pydantic-core internals

from pydantic_core import SchemaValidator
# Equivalent to: Dict[str, Optional[int]]
schema_validator = SchemaValidator({
    'type': 'dict',
    'keys': {'type': 'str'},
    'values': {'type': 'optional', 'schema': {'type': 'int'}}
})

Python extensions in Rust

Let's get a bit more complicated

SchemaValidator(name="dict", validator=DictValidator {
    strict: false,
    key_validator: Some(StrValidator),
    value_validator: Some(
        OptionalValidator {validator: IntValidator},
    ),
    min_items: None,
    max_items: None,
    try_instance_as_dict: false,
})

pydantic-core internals

class MyModel(BaseModel):
    name: str
    age: int | None = 42
    settings: dict[str, float]
    friends: list[int | str]

Python extensions in Rust

And finally...

(you don't need to read all this)

SchemaValidator(name="MyCoreModel", 
  validator=ModelClassValidator {
    strict: false,
    class: Py(0x12fe7e7c0), (MyCoreModel)
    new_method: Py(0x00101054130), (MyCoreModel.__new__)
    validator: ModelValidator {
        name: "Model",
        fields: [
            ModelField {
                name: "name",
                default: None,
                validator: StrValidator,
            },
            ModelField {
                name: "age",
                default: 42,
                validator: OptionalValidator { 
                  validator: IntValidator 
                },
            },
            ModelField {
                name: "settings",
                default: None,
                validator: DictValidator { ... },
            },
            ModelField {
                name: "friends",
                default: None,
                validator: ListValidator {
                    strict: false,
                    item_validator: Some(
                        UnionValidator {
                            choices: [
                                IntValidator,
                                StrValidator,
                            ],
                        },
                    ),
                    min_items: None,
                    max_items: None,
                },
            },
        ],
        extra_behavior: Ignore,
        extra_validator: None,
    },
})

Many other people have said all this, there are many (much better) talks about it.

But for completeness, the good:

  • Speed is the biggest win
  • Provides a way to hook into existing great libraries written in rust - rtoml and watchfiles - when is someone going to do this for ASGI?
  • Rust's error handling makes easy to catch and deal with errors
  • Rust provides excellent primitives for threading
  • pyo3 is amazing, getting started is very easy

The bad:

  • Writing rust will always be slower than python
  • there's a big learning curve

The ugly:

  • Fighting the borrow checker is boring
  • There will be boilerplate, macros to avoid boilerplate can be even worse...

 

The obvious things

Writing Python extensions in Rust

  • "Performance guilt":
    • With rust there's no penalty for recursion
    • and no penalty for small functions
    • so ... you can build more modular code without paying a performance penalty
    • The theory is that someone can come along in 5 years time and add another type to pydantic-core, and:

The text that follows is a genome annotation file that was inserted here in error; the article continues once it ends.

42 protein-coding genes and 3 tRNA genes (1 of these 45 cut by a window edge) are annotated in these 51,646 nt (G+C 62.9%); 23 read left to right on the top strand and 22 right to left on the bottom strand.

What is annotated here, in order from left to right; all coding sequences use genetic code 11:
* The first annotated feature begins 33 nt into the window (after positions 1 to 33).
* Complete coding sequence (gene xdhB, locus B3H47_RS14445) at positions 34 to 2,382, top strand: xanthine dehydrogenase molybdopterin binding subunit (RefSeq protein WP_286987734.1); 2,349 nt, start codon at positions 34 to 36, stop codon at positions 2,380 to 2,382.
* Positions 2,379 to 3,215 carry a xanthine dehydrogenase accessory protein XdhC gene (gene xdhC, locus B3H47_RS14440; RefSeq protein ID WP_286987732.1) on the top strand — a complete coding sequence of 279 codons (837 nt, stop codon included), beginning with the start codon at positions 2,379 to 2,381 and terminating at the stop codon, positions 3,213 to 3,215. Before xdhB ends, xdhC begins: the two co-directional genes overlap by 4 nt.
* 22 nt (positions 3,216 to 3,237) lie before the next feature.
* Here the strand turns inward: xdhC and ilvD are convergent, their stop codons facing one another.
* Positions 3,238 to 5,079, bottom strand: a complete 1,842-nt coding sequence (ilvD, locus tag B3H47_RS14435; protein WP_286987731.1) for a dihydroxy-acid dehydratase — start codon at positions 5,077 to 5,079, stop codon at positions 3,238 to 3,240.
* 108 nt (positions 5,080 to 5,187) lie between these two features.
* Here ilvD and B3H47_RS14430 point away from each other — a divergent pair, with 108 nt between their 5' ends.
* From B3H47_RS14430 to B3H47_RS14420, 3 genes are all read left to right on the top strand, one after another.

• The type checker and linter will stop them doing dumb things
      • There will be zero runtime penalty if you don't use it
      • Their change can be small since there's no performance penalty for calling out to existing code
  • ​​Contributions ... ?
    • ​Will there be fewer, will they be "better"? or worse?

The less obvious things

Writing Python extensions in Rust

#[derive(Debug, Clone)]
pub struct OptionalValidator {
    validator: Box<dyn Validator>,
}

impl OptionalValidator {
    pub const EXPECTED_TYPE: &'static str = "optional";
}

impl Validator for OptionalValidator {
    fn build(schema: &PyDict, config: Option<&PyDict>) -> PyResult<Box<dyn Validator>> {
        let schema: &PyAny = schema.get_as_req("schema")?;
        Ok(Box::new(Self {
            validator: build_validator(schema, config)?.0,
        }))
    }

    fn validate<'s, 'data>(
        &'s self,
        py: Python<'data>,
        input: &'data dyn Input,
        extra: &Extra,
    ) -> ValResult<'data, PyObject> {
        match input.is_none() {
            true => Ok(py.None()),
            false => self.validator.validate(py, input, extra),
        }
    }

    fn validate_strict<'s, 'data>(
        &'s self,
        py: Python<'data>,
        input: &'data dyn Input,
        extra: &Extra,
    ) -> ValResult<'data, PyObject> {
        match input.is_none() {
            true => Ok(py.None()),
            false => self.validator.validate_strict(py, input, extra),
        }
    }

    fn set_ref(&mut self, name: &str, validator_arc: &ValidatorArc) -> PyResult<()> {
        self.validator.set_ref(name, validator_arc)
    }

    validator_boilerplate!(Self::EXPECTED_TYPE);
}

Writing Python extensions in Rust, example... (please don't cry)

mod optional;

...
lots of code...
...

    validator_match!(
        type_,
        dict,
        config,
        ... all the other validators
        // unions
        self::union::UnionValidator,
        self::optional::OptionalValidator,
        ...
    )

Writing Python extensions in Rust, example...

using my validator

Questions?

Pydantic V2

By Samuel Colvin

Pydantic V2

  • 1,705